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Theorems about Congruence in Triangles

Theorems related to circumcenters and other intersection points of three or more lines.

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Lines and Angles Vocabulary and Definitions
 Feel free to "make a copy" or print out this studyguide to complete the excercises and annotate where it helps you.

Vocabulary: Lines and Angles

Line: A line is 180 degrees, equivalent to all of the degrees in a triangle summed up.  It extends indefinitely and has infinite points.  Because it is 180 degrees, it has no curves and also has no volume. There are three main forms for graphing a line, slope intercept form, point slope form, and standard form.

Click here to see an image of a line.

Line segment: A line segment has definite endpoints. It also is straight and is 180 degrees but has restrictions on its ends.  It doesn't have arrows, but rather has dots to represent these restrictions.

Click here to see an image of a line segment.

Midpoint: The middle pointon a line segment (a line is indefinite).  This means that the distances on both sides of the midpoint are equidistant.
Point: a point is an exact location - it has no size, only a position.
Collinear: when 3 or morepoints are passing through the same line
Note: a set of all the points collinear would be the equation for that line (in most cases)

Concurrent: when 3 or more lines meet at a single point (example: triangle)

Can you think of any other concurrent shapes?

Ray: a ray is a line with one "anchor" point and one end that continues endlessly.  In other words, one half of a ray looks like a line segment and the other end looks like a line.
Tip: If it helps, think of a ray like the ray of the sun.  The ray starts specifically at the sun itself, but its stream of light continues indefinitely. 

Click here to see an image of a ray.

Angle: the amount of "turn" between two lines that intersect at a common vertex, measured in degrees.

Parallel: When two lines have the same slope, lie on the same plane and never intersect

Click here to see an image of parallel lines.

Complementary Angles: Angles that add up to 90degrees, form right angle

Supplementary Angles: Angles that add up to 180 degrees, form straight line

Click here to see an image of supplementary angles.

Tangent (Lines): a line that runs through a point on the edge of a circle but never intersects the whole circle and is perpendicular to the radius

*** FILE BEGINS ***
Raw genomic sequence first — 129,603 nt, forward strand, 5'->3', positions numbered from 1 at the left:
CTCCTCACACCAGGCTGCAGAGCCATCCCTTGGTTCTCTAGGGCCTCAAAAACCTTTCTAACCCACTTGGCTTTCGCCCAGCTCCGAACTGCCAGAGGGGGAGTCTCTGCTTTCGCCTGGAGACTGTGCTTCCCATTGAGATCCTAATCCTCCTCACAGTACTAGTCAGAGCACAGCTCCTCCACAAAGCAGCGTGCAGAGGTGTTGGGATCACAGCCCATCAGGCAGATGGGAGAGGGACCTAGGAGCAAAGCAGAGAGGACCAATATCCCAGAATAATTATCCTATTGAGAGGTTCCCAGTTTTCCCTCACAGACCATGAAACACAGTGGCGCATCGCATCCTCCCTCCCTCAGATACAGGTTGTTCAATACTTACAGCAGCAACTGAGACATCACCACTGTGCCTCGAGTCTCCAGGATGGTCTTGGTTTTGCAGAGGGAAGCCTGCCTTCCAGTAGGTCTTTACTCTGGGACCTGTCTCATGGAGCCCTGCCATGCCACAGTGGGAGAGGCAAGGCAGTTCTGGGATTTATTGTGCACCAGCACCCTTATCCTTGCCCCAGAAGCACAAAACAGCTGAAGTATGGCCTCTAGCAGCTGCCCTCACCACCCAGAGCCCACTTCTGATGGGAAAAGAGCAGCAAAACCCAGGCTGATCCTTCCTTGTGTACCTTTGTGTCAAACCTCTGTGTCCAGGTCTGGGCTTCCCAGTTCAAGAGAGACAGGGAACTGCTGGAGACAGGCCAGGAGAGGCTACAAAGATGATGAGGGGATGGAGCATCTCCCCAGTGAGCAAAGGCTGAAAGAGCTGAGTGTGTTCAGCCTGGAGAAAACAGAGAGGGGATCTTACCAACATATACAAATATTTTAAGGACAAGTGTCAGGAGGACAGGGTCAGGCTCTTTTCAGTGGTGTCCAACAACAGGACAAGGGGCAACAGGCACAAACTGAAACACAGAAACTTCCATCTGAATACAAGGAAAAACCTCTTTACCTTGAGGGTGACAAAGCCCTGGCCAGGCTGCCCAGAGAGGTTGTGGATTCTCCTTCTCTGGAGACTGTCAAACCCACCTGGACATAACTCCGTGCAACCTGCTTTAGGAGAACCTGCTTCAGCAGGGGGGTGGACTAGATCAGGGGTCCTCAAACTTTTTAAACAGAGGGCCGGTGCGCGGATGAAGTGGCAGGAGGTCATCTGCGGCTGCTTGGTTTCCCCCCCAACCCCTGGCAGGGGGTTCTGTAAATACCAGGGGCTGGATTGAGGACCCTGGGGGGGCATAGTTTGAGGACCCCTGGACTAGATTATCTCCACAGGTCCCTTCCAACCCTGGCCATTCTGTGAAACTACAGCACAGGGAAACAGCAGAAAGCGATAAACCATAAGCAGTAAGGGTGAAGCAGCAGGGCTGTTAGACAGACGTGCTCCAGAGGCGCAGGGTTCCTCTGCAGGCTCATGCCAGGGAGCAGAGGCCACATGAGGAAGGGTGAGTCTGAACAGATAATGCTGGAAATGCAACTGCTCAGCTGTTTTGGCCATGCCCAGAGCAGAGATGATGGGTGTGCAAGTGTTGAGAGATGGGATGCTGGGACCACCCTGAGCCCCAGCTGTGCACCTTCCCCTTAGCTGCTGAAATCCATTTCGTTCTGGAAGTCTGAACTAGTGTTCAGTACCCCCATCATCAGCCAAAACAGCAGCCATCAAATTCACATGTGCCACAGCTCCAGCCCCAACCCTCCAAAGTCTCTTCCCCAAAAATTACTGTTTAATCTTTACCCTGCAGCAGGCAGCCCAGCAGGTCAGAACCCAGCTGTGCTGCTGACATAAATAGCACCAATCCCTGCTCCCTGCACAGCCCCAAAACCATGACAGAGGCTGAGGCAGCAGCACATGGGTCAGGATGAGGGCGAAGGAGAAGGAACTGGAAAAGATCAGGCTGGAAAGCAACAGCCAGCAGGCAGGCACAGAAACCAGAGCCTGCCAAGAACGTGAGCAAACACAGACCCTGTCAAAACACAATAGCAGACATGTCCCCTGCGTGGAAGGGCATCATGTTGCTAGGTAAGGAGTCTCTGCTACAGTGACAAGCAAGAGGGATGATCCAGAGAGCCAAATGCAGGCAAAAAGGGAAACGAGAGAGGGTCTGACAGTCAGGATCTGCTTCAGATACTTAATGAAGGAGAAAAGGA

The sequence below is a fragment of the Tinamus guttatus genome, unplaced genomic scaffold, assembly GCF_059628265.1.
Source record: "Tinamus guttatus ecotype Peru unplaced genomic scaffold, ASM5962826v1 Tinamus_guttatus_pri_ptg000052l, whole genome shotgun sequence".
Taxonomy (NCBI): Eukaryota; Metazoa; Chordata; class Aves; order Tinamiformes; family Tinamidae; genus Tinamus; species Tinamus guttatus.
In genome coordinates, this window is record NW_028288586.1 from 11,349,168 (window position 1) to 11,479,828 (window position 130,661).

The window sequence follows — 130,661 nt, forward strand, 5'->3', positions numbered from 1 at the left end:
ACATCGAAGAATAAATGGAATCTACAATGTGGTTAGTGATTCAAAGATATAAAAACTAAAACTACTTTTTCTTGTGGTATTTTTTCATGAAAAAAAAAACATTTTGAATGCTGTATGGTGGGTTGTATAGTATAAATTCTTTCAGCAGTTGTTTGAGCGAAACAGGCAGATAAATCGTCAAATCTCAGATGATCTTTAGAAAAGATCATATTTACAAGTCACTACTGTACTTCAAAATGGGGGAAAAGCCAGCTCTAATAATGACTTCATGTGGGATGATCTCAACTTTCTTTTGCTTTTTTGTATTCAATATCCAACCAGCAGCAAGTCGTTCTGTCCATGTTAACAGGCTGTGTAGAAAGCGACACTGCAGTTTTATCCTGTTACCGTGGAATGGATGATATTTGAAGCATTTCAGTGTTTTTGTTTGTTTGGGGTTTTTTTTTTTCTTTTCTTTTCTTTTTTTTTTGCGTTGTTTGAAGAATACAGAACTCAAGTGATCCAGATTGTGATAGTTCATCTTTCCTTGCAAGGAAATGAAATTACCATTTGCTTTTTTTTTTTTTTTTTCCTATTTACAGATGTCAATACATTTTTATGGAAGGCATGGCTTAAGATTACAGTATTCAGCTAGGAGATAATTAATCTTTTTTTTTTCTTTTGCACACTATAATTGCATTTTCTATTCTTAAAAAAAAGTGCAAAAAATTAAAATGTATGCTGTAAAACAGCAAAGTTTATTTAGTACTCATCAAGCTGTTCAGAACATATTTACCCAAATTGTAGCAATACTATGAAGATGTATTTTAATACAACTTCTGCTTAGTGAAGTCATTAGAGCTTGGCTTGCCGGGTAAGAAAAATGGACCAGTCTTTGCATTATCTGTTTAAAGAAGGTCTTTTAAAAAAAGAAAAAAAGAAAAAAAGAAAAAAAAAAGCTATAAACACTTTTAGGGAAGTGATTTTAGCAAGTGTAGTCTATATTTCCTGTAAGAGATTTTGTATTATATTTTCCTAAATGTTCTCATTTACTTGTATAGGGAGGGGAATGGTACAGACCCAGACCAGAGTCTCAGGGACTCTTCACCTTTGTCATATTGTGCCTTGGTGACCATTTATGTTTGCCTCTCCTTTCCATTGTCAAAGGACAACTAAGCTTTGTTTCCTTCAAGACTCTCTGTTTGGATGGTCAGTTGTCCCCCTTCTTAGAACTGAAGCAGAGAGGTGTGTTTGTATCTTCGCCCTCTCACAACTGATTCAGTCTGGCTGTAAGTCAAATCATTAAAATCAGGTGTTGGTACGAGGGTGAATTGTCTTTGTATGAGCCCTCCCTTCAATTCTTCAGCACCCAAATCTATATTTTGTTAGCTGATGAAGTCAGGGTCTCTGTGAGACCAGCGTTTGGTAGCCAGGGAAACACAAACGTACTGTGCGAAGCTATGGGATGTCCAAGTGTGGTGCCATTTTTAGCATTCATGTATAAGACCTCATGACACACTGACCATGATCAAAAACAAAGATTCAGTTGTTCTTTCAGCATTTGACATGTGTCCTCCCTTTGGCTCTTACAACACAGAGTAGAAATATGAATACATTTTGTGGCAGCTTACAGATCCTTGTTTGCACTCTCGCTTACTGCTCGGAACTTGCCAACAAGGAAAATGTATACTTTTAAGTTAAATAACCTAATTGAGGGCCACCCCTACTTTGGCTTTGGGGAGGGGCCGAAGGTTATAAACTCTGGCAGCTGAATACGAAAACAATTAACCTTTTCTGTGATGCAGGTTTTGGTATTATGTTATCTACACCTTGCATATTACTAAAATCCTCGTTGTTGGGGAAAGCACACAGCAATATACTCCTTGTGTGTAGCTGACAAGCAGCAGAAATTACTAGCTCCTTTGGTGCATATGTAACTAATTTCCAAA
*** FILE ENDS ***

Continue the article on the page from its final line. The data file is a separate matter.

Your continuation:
Vertex: sometimes known as a corner, the vertex is the common endpoint of two or more rays or line segments (plural = vertices)

Transversal: a line that intersects at least two other lines

Adjacent angles: Adjacent angles are angles that are next to each other. They have a common side, a common vertex, and don't overlap.

Click here to see an image of adjacent angles.

Check Your Understanding: Fill in the Blanks

Try completing the fill in the blanks without referencing back at the definitions. If you are having trouble with a specific problem, then review the guide above, but try your best to see what you remember using just your brain.

  1. A _____ extends indefinitely.
  2. A line segment has ____ on each of its ends.
  3. If point B is the midpoint on line segment AC, then segments AB and BC are _____.
  4. The set of all points collinear would be the equation for the specific line because ______.
  5. An example of a concurrent shape is a ______.
  6. An angle is measured in _____.
  7. Parallel lines have the same _____. They _____ intersect.
  8. These angles are ______.
  9. Angles that form a _______ are supplementary.
  10. ____ lines are always perpendicular to the radius.
  11. The common endpoint of two or more rays is the ______.
  12. A transversal is a line that _____ two or more lines.
  13. Adjacent angles have a common ____ and          .

Fill in the Blanks: Answers

  1. line
  2. restrictions
  3. equidistant/congruent
  4. (because) it would contain at least three points on the same line
  5. triangle
  6. degrees
  7. slope, never
  8. complementary
  9. straight line
  10. Tangent
  11. vertex
  12. intersects
  13. side, vertex

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